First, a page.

Indirect Object Pronoun Verbs

Spanish indirect object verbsThere are about a dozen Spanish verbs which must be conjugated with an indirect object pronoun, such as gustar and importar. This grammatical construction does not exist in English, but it’s not difficult once you get used to it.


Indirect Objects

Spanish indirect objectsAn indirect object is a person that someone or something does something to indirectly. In both Spanish and English, indirect objects are often replaced with indirect object pronouns.


Interrogative Pronouns

Spanish interrogative pronounsWho, what, which one? Use interrogative pronouns to ask these questions, which are a little more complicated in Spanish than in English.


Lo – Neuter Object Pronoun

Neuter object pronounLo is the Spanish neuter direct object pronoun, used to mean "it" when referring to something non-specific or abstract, such as an idea, adjective, situation, or clause.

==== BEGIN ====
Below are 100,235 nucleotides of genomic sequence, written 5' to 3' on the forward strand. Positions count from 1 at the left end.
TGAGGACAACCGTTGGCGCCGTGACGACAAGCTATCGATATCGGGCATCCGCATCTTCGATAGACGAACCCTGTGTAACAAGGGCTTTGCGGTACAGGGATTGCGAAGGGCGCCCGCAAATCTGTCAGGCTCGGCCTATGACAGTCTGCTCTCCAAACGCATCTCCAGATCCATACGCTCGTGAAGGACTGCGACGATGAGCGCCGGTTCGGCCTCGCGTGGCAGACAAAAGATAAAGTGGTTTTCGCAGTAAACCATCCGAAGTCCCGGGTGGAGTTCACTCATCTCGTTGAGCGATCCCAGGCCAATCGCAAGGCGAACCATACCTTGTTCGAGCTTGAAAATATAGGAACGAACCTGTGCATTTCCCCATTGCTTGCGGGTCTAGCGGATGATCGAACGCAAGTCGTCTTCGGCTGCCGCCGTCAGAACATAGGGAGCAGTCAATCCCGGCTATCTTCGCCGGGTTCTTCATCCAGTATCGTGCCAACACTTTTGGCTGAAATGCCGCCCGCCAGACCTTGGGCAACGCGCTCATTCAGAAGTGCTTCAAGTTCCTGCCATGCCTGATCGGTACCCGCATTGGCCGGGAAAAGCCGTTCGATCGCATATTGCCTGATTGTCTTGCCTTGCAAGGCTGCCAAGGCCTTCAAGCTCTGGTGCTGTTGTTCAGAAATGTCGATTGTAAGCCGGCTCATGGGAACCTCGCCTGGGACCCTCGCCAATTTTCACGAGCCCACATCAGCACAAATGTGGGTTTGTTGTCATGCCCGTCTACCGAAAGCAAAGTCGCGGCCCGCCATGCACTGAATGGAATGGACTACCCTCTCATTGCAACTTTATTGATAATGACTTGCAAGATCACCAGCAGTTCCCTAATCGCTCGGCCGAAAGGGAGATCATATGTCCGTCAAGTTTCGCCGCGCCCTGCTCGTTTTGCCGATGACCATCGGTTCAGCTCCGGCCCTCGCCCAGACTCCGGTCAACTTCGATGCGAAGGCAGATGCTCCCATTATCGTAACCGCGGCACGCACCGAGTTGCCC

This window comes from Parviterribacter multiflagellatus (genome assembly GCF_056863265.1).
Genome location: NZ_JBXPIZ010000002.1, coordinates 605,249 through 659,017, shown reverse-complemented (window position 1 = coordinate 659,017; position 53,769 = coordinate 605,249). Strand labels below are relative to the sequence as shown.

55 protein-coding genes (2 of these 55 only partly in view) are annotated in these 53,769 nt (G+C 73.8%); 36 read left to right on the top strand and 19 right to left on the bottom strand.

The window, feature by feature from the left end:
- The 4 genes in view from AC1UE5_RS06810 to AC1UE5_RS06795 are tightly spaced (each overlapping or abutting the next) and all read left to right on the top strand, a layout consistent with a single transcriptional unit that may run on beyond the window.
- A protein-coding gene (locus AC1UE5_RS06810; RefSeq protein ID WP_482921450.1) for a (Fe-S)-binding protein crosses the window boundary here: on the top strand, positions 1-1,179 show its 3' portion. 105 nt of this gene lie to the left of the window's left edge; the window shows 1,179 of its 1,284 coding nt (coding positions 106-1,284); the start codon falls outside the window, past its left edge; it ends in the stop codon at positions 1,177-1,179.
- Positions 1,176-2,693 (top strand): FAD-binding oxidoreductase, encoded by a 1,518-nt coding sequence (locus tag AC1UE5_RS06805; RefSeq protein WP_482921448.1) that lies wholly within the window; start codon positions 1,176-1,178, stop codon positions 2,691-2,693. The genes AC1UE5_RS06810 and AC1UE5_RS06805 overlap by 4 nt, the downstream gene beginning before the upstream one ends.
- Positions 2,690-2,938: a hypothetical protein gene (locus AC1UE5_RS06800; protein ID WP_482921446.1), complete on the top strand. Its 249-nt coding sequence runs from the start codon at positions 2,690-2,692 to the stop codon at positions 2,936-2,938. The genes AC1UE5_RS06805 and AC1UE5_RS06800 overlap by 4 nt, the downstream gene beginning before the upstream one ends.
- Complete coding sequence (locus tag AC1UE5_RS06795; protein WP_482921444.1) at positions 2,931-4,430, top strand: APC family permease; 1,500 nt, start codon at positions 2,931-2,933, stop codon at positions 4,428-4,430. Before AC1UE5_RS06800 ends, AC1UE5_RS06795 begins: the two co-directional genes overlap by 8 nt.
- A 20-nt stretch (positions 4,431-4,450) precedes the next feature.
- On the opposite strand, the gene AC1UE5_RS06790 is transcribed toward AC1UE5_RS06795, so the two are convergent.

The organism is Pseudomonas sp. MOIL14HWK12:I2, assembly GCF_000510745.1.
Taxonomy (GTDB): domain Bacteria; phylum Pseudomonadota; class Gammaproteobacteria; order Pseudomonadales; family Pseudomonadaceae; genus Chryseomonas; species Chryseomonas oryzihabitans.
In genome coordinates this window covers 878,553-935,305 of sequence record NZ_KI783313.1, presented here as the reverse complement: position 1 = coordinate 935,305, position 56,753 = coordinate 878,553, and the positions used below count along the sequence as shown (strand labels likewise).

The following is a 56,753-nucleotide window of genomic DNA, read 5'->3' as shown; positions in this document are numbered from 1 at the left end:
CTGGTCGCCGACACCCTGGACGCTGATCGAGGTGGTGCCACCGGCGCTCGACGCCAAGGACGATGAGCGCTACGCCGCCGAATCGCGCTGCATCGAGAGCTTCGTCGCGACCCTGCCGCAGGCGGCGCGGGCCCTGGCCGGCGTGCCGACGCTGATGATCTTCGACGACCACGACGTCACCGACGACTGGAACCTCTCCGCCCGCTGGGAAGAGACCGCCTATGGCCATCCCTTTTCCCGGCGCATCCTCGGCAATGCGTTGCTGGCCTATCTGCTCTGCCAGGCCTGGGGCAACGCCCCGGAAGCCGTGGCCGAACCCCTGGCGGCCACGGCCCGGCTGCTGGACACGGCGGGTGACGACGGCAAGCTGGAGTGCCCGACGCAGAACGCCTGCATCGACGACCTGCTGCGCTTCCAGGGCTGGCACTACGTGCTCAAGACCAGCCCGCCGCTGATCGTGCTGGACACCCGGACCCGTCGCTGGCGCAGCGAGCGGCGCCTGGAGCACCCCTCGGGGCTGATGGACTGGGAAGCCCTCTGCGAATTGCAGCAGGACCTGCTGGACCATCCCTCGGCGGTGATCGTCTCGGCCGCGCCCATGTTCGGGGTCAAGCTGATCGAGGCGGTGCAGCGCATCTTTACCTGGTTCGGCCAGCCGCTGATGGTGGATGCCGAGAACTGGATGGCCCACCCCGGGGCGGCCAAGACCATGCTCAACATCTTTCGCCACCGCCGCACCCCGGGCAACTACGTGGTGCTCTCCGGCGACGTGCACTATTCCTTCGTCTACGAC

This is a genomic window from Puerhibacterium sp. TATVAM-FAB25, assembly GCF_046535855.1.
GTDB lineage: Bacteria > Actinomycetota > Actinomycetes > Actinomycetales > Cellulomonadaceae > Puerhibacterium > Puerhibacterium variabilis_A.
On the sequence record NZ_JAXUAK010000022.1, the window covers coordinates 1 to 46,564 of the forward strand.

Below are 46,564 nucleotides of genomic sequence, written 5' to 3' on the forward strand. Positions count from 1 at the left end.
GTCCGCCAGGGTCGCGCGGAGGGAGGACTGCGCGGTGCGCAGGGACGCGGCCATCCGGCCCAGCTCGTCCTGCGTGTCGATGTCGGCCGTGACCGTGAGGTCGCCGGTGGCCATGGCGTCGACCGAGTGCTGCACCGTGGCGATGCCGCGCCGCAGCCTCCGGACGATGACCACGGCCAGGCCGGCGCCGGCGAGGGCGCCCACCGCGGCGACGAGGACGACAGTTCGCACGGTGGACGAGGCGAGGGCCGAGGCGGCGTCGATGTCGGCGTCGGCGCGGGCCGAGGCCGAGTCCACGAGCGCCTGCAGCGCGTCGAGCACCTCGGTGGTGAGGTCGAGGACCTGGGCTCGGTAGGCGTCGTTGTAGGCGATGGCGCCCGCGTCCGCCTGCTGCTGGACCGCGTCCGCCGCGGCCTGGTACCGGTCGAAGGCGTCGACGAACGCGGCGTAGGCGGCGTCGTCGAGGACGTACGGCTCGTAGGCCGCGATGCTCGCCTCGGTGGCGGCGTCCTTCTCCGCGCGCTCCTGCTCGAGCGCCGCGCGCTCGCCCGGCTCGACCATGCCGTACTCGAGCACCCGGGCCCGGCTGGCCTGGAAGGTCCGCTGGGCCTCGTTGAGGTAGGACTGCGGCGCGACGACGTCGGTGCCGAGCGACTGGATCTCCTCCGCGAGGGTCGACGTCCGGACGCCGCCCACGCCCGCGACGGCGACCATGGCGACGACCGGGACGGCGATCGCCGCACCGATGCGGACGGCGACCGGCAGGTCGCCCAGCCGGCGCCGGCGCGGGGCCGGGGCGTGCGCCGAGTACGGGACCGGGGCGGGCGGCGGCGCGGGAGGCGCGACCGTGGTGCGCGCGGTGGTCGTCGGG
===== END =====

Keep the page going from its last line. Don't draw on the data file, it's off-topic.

Negative Pronouns

Spanish negative pronounsSpanish negative pronouns (nada, nadie, ninguno) replace and simultaneously negate nouns. They may be the subject or object of the verb they’re used with.



Passive Reflexive

Spanish passive reflexiveThe passive reflexive construction is a way to avoid naming the subject of a verb’s action without using the dreaded passive voice.

Possessive Pronouns

Spanish possessive pronounsSpanish possessive pronouns (el mío, la tuya, los suyos …) are used in place of nouns to indicate to whom or to what those nouns belong.


Prepositional Pronouns

Spanish prepositional prnoounsSpanish prepositional pronouns are used after prepositions, logically enough, often in order to emphasize the noun they replace, and are thus a sort of subcategory of the disjunctive or stressed pronouns found in other languages.

Que – Relative Pronoun

Que - Spanish relative pronounQue is the simplest and most common Spanish relative pronoun. Depending on context, the English equivalent can be”who,” “whom,” “that,” or “which.”